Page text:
DIZRAELI & THE SMALL GODSTHE DEPTHS: Dizraeli & The Small Gods are a six-piece band playing their very own breed of psychedelic hip-hop music. With award-winning rapper and multi-instrumentalist Dizraeli on lead vocals and featuring World Female Beatbox Champion, Bellatrix, they are unlike anything you know – and on this evidence, that’s not necessarily a good thing. The psychedelic elements don’t work at all well with the hip-hop, while the surreal, oddly sinister electronics create a disorientating sound that is both uneasy and ultimately annoying. Even the belated inclusion of female vocals from Bellatrix can’t do much to save this. It’s an oddity – but not in a good way. And while the track does sort of come alive around the two and a half minute mark, it still fails to ignite any excitement.
Rating: 1.5 out of 5

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LuvBug

LUVBUGREVIVE (SAY SOMETHING): LuvBug drop a slice of soul-heavy dance-pop that is notable for changing genres mid-track but which falls a long way short of inspirational. Early on, there’s a soulful refrain to the vocals as the singer goes in search of the perfect love and a second chance. But it then suddenly drops a dance vibe akin to the super-clubs of Ibiza for a heavier, dance-orientated chorus. It’s then the kind of sound that Faithless might have pulled off. But while elevating the track momentarily, it then drifts back to the bland soul territory and only intermittently re-introduces the harder dance stuff. The overall impression is something that doesn’t really work on either level and which eventually becomes repetitive.
Rating: 2 out of 5

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Iggy Azalea, Beg For It

IGGY AZALEA feat MO – BEG FOR IT: “I’m gonna make you beg, I’m gonna make you beg”… so sings Iggy Azalea over another sassy, attitude-laden slice of hip-hop infused rap-pop. It’s more urban leaning than some of Iggy’s previous efforts and jacked up on the kind of attitude that belongs in a Fast & Furious movie. But while the beats are suitably slinky and the electronics are atmospheric, the song only really comes alive when Iggy starts to sing “I know you like the way I turn it on”. Otherwise, the aforementioned attitude becomes something of a turn-off. Beg For It is far from Iggy Azalea’s best work.
Rating: 2 out of 5

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Selena Gomez, The Heart Wants What It Wants

SELENA GOMEZTHE HEART WANTS WHAT IT WANTS: Selena Gomez comes over all moody for her latest single, The Heart Wants What It Wants. An ode to a struggling romance that features lines such as “save your advice because I won’t be hear it” and “there’s a million reasons why I should give you up” this nevertheless finds the singer pursuing a doomed relationship because “the heart wants what it wants”. It’s strangely appealing, though, in the way that it drops those melancholy sentiments with finger-click beats, breathy vocals, atmospheric synths and a yearning chorus. As pop songs about heartbreak go, this is better than average and boasts the kind of appeal that could even reach beyond the Gomez fanbase.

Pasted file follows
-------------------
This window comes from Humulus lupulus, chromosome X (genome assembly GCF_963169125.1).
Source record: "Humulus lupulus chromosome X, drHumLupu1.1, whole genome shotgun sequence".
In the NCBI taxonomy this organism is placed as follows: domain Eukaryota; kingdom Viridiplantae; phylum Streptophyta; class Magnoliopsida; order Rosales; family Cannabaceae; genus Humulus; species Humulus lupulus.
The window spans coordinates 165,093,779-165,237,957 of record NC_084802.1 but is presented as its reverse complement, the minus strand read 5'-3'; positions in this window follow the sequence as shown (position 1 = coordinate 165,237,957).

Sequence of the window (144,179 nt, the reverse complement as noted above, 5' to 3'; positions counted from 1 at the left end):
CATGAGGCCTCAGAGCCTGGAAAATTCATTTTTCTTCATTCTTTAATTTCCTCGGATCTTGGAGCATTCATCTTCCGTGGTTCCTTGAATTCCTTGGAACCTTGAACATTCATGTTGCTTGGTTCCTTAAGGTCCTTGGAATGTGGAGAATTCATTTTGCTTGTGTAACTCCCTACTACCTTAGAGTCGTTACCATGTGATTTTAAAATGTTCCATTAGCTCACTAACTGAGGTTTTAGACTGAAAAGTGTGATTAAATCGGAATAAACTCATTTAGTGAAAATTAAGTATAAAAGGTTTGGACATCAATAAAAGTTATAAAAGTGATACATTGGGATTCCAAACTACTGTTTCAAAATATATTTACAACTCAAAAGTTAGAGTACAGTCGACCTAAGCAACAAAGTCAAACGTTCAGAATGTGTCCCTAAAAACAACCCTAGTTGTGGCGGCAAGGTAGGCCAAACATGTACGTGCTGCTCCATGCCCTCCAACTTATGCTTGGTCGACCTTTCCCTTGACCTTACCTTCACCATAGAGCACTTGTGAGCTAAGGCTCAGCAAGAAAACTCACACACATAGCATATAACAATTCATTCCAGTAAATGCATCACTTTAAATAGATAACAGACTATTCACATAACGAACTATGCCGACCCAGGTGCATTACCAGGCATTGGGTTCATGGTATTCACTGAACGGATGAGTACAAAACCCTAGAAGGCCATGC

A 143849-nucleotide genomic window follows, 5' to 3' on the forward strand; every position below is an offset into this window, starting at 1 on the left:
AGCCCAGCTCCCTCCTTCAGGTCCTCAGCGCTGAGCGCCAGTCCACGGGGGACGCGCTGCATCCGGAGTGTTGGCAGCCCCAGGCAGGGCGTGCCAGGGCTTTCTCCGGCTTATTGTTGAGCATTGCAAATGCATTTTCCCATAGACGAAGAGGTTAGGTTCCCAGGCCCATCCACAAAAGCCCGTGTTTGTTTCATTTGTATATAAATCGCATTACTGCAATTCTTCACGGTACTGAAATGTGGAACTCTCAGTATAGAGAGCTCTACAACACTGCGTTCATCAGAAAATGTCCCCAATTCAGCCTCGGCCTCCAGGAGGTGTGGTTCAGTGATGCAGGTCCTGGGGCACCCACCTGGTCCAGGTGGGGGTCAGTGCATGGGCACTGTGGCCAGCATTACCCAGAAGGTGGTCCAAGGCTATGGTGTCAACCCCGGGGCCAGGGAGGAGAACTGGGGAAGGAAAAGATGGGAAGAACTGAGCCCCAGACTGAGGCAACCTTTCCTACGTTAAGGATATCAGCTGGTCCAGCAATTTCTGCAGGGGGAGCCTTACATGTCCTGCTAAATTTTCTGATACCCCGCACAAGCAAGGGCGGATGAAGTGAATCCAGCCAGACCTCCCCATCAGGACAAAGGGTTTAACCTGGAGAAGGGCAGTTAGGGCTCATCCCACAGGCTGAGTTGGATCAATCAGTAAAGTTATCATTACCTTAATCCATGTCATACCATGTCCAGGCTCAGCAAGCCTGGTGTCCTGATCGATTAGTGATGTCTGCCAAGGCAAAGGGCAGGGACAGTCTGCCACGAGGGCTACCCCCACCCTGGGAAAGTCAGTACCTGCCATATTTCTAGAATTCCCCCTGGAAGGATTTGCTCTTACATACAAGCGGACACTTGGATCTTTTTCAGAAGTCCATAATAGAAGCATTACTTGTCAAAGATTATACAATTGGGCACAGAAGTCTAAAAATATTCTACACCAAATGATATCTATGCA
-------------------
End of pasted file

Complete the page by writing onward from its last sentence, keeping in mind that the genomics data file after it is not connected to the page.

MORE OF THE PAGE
Rating: 3 out of 5

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Fergie, LA Love (la la)

FERGIE feat YG – LA LOVE (LA LA): L.A.LOVE (la la) is Fergie’s first new music since A Little Party Never Killed Nobody, which appeared on the platinum soundtrack to the 2013 film The Great Gatsby. It’s a typically feisty offering from the Black Eyed Peas luminary, with breathy vocals, a catchy urban-pop electronic hook, finger-click beats and a grinding beat. If the verse is laden with attitude, then the chorus opens out into something more instantly ‘pop’ and sing-along… something the obvious inclusion of the ‘la la la’ element serves to heighten. It’s Fergie doing what Fergie does best and you can’t deny it has an engaging quality that sweeps you along with its grinding rhythms. If it appeared on the soundtrack to a Fast & Furious-style movie no one would be surprised. As it is, the video celebrates the love Fergie has for L.A. by featuring her rolling through the streets of the city, from downtown to South Central to Venice Beach and up to Hollywood Boulevard’s Mann’s Chinese Theatre, on a custom psychedelic party bus. Fergie personally invited several L.A. icons to the video shoot, who all appear in the video, including YG, who raps on the track, the song’s co-writer and producer DJ Mustard, Kelly Osbourne and Chelsea Handler amongst others.
Rating: 3 out of 5

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GHXST, Nowhere

GHXSTNOWHERE EP: Following the release of a few infectious singles, Brooklyn-based doom/blues trio GHXST return with the release of Nowhere EP. The EP has been recorded over the last year between New Orleans, Nashville and Brooklyn. Even though the band’s characteristic doomy/grungy sounds of their first releases are all there, Nowhere EP also shows a more ethereal and grounded side to their music. The second track to be taken off the EP is No Luck, a song that captures the band at their heaviest and most intoxicating, as singer Shelley X’s moody vocals echoes against a wave of droning guitars. It’s also the sound of the band at their most accessible, with the towering riffs providing a thrilling focal point and almost drowning out the vocals, which have something of a foreboding/monotonous quality. Elsewhere, the doom/blues can get a little heavy-handed, with tracks like Slow Down and Nowhere creating an uninspired wall of sound that offers little in the way of variation or ear-pleasing melody.
Rating: 2.5 out of 5